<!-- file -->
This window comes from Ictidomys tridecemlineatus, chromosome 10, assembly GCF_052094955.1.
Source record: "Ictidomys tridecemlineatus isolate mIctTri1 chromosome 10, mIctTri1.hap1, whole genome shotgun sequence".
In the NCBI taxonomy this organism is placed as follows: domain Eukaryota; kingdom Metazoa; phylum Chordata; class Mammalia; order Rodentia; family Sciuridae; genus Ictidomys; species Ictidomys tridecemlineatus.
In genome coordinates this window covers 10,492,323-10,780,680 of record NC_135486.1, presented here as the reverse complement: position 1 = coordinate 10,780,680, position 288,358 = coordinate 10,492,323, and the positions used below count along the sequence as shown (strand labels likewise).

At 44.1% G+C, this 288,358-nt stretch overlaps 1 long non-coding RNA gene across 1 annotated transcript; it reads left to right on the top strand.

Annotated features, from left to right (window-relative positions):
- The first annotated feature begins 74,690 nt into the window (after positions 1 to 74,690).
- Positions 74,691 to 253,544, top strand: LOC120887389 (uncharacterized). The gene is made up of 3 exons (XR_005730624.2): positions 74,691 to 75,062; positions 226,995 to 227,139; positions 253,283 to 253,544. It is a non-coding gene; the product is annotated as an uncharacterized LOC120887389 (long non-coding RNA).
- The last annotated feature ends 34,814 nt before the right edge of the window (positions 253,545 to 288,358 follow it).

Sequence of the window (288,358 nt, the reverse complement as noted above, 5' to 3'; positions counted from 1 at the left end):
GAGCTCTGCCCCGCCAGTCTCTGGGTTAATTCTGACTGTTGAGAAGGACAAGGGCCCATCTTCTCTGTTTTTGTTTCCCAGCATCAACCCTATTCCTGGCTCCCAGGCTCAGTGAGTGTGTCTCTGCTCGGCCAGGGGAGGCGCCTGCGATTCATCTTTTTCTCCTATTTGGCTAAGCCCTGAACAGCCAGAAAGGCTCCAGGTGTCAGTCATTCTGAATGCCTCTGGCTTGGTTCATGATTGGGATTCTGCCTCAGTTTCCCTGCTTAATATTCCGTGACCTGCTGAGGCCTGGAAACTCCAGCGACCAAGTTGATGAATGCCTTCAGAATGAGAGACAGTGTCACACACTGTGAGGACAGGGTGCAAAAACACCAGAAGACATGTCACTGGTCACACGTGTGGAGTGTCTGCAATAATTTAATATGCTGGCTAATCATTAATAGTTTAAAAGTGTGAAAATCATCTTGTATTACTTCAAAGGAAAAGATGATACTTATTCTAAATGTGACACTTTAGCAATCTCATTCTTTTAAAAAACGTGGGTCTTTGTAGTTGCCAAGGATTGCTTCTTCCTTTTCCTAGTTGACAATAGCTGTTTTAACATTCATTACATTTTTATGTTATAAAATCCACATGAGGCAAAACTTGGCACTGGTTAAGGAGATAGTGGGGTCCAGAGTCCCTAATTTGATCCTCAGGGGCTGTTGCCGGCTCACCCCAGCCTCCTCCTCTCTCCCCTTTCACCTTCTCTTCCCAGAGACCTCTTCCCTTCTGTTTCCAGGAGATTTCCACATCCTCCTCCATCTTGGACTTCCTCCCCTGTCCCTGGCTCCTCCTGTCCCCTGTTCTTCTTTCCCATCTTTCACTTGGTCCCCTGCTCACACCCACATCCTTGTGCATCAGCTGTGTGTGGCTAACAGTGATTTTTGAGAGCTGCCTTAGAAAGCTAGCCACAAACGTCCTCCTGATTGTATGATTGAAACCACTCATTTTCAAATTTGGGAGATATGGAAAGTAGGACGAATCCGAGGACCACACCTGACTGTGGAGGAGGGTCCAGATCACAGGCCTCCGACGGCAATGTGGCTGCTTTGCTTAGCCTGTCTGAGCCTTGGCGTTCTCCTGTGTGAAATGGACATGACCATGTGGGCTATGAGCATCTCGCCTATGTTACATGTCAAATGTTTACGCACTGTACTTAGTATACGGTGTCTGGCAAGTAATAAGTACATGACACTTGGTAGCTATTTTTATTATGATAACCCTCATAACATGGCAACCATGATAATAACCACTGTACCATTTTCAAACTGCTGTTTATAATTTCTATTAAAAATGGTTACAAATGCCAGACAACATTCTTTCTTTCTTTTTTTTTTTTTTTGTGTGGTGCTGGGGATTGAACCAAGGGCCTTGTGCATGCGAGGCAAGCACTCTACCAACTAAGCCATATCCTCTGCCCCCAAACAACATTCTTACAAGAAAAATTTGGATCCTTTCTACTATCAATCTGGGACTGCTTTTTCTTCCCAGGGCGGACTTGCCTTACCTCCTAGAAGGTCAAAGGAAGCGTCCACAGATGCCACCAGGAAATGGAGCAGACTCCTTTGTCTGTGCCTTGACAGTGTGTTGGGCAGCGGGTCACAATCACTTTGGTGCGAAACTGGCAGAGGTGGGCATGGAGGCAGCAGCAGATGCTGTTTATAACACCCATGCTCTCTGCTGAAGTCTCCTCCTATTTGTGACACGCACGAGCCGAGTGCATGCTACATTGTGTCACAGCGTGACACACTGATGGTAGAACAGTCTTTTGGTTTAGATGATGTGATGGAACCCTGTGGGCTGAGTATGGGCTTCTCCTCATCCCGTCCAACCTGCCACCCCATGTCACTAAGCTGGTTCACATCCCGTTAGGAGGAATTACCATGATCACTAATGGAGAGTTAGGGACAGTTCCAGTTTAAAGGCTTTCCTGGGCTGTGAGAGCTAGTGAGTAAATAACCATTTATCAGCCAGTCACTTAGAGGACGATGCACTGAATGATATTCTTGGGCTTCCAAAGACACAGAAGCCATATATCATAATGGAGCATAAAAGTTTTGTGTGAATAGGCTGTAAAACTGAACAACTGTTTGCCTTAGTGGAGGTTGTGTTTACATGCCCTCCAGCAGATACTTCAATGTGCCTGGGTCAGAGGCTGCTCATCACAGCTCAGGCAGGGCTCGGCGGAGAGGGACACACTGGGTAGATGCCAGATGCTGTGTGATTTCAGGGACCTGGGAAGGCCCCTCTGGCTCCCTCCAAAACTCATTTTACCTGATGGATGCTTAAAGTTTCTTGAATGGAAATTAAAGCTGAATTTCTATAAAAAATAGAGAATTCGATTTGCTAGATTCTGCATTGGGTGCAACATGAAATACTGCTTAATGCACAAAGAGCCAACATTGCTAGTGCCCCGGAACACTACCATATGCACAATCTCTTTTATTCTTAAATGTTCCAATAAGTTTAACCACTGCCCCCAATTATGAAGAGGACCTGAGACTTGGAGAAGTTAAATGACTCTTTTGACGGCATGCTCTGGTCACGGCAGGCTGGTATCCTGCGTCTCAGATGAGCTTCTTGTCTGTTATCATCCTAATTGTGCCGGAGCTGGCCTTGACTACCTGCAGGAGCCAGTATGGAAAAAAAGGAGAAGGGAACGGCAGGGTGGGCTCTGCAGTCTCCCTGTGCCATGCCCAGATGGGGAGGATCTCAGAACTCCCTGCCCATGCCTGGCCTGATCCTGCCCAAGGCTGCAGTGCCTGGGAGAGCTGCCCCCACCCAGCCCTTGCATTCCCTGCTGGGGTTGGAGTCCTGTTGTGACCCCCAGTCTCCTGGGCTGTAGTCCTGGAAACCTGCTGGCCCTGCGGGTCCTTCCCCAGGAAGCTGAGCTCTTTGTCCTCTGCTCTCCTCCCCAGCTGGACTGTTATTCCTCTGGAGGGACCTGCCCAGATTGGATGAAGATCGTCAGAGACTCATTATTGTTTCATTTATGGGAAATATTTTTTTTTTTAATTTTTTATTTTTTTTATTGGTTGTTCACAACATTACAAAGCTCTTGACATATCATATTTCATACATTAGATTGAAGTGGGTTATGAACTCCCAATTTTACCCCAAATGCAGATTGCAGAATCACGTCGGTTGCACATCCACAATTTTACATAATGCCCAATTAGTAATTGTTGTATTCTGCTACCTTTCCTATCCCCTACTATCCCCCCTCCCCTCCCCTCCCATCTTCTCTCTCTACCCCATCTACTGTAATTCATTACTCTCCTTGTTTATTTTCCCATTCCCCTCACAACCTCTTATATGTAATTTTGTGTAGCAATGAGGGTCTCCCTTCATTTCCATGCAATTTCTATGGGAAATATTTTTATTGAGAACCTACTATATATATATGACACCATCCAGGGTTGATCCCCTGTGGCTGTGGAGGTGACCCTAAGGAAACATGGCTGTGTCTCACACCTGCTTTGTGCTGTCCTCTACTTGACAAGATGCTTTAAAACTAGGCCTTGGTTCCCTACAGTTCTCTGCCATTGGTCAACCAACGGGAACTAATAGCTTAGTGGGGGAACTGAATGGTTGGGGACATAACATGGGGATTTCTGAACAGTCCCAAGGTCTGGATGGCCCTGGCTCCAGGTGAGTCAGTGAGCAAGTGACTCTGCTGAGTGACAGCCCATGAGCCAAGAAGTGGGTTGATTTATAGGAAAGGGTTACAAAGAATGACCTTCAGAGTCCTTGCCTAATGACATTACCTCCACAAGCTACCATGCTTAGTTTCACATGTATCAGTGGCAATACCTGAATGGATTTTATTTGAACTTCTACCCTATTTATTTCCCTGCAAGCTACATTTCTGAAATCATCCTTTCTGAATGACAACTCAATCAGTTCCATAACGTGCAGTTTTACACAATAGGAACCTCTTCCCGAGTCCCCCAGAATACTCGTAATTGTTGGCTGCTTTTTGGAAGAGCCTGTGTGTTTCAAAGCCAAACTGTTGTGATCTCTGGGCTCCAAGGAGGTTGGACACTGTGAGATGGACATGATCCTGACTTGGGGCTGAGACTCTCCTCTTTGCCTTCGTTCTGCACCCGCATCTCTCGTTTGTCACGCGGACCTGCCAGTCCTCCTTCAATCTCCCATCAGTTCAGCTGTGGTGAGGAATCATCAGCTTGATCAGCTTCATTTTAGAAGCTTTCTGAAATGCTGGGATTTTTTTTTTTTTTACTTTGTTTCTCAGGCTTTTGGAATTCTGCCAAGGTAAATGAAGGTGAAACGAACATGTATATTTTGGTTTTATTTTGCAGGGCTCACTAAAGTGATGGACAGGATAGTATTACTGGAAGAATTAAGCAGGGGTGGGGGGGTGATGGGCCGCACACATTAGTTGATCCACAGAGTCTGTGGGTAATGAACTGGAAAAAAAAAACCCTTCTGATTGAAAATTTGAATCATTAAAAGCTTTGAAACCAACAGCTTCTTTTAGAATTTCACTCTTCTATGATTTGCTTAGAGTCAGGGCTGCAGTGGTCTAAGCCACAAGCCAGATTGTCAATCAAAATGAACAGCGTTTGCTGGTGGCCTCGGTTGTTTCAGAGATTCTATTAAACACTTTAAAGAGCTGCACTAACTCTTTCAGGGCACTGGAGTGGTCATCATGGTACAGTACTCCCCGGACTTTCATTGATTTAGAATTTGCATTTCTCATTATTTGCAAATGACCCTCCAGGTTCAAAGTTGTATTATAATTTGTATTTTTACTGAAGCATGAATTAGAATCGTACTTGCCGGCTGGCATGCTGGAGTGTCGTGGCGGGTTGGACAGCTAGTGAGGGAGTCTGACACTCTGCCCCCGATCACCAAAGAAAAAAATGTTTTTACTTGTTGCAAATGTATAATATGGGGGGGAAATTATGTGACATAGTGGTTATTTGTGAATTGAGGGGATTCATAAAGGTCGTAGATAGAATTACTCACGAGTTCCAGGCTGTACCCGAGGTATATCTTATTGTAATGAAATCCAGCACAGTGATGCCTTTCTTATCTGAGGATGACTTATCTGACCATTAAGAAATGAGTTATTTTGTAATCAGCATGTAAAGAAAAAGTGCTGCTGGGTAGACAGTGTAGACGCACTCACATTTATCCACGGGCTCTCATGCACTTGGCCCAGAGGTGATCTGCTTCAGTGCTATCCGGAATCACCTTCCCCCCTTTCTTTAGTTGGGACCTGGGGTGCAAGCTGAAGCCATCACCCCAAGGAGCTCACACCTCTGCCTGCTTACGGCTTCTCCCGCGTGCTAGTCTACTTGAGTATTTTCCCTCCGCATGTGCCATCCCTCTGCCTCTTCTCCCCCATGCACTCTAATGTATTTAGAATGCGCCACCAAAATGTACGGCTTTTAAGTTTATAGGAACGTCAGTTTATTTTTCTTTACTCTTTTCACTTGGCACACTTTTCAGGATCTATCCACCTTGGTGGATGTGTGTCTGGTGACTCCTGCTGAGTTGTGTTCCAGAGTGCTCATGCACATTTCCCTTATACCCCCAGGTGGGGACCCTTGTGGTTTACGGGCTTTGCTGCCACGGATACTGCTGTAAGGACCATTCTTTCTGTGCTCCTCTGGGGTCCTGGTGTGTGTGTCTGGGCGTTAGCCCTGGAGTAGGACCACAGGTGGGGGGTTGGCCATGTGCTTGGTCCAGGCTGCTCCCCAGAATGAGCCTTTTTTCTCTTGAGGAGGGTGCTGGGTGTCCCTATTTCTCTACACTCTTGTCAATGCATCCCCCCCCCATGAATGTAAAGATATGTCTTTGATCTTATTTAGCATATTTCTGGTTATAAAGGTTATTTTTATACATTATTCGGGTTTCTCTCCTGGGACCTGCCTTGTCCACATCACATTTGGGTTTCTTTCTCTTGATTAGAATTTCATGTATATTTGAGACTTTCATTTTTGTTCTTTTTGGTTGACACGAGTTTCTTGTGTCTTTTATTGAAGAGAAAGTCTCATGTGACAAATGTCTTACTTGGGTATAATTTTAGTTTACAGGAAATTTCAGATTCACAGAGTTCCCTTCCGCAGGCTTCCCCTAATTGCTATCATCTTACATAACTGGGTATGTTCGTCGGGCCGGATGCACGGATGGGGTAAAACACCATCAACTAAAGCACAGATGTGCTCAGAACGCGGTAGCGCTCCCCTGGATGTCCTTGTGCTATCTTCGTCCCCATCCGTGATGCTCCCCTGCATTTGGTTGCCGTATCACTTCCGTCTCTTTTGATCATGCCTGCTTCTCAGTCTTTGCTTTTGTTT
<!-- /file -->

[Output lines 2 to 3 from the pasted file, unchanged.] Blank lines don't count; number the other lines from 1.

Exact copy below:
Source record: "Ictidomys tridecemlineatus isolate mIctTri1 chromosome 10, mIctTri1.hap1, whole genome shotgun sequence".
In the NCBI taxonomy this organism is placed as follows: domain Eukaryota; kingdom Metazoa; phylum Chordata; class Mammalia; order Rodentia; family Sciuridae; genus Ictidomys; species Ictidomys tridecemlineatus.